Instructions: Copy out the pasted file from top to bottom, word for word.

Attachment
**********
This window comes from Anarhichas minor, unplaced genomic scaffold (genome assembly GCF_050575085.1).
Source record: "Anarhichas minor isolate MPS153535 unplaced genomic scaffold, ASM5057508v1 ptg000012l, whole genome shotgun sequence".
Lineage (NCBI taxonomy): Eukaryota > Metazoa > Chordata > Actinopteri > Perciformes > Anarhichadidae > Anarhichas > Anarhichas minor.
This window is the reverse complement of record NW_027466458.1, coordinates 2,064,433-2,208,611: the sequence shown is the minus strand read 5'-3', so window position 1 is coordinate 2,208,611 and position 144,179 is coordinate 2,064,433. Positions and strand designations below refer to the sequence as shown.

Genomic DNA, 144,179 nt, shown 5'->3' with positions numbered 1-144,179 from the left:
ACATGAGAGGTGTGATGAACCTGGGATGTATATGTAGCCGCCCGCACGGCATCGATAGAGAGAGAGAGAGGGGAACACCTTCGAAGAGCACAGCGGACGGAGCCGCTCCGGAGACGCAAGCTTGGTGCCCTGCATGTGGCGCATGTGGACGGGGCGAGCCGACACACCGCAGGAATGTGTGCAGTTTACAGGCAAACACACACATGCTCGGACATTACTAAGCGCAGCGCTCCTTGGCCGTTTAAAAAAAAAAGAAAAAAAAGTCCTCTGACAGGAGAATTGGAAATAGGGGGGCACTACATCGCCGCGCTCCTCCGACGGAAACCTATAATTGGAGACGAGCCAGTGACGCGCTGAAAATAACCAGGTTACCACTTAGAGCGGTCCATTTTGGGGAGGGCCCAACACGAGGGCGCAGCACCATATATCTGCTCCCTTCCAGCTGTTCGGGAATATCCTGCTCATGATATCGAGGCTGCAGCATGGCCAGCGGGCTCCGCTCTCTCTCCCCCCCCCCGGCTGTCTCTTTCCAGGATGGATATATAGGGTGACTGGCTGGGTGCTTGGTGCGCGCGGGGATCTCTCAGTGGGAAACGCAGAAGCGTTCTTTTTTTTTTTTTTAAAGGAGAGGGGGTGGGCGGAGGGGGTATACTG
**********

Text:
This window comes from Anarhichas minor, unplaced genomic scaffold (genome assembly GCF_050575085.1).
Source record: "Anarhichas minor isolate MPS153535 unplaced genomic scaffold, ASM5057508v1 ptg000012l, whole genome shotgun sequence".
Lineage (NCBI taxonomy): Eukaryota > Metazoa > Chordata > Actinopteri > Perciformes > Anarhichadidae > Anarhichas > Anarhichas minor.
This window is the reverse complement of record NW_027466458.1, coordinates 2,064,433-2,208,611: the sequence shown is the minus strand read 5'-3', so window position 1 is coordinate 2,208,611 and position 144,179 is coordinate 2,064,433. Positions and strand designations below refer to the sequence as shown.

Genomic DNA, 144,179 nt, shown 5'->3' with positions numbered 1-144,179 from the left:
ACATGAGAGGTGTGATGAACCTGGGATGTATATGTAGCCGCCCGCACGGCATCGATAGAGAGAGAGAGAGGGGAACACCTTCGAAGAGCACAGCGGACGGAGCCGCTCCGGAGACGCAAGCTTGGTGCCCTGCATGTGGCGCATGTGGACGGGGCGAGCCGACACACCGCAGGAATGTGTGCAGTTTACAGGCAAACACACACATGCTCGGACATTACTAAGCGCAGCGCTCCTTGGCCGTTTAAAAAAAAAAGAAAAAAAAGTCCTCTGACAGGAGAATTGGAAATAGGGGGGCACTACATCGCCGCGCTCCTCCGACGGAAACCTATAATTGGAGACGAGCCAGTGACGCGCTGAAAATAACCAGGTTACCACTTAGAGCGGTCCATTTTGGGGAGGGCCCAACACGAGGGCGCAGCACCATATATCTGCTCCCTTCCAGCTGTTCGGGAATATCCTGCTCATGATATCGAGGCTGCAGCATGGCCAGCGGGCTCCGCTCTCTCTCCCCCCCCCCGGCTGTCTCTTTCCAGGATGGATATATAGGGTGACTGGCTGGGTGCTTGGTGCGCGCGGGGATCTCTCAGTGGGAAACGCAGAAGCGTTCTTTTTTTTTTTTTTAAAGGAGAGGGGGTGGGCGGAGGGGGTATACTG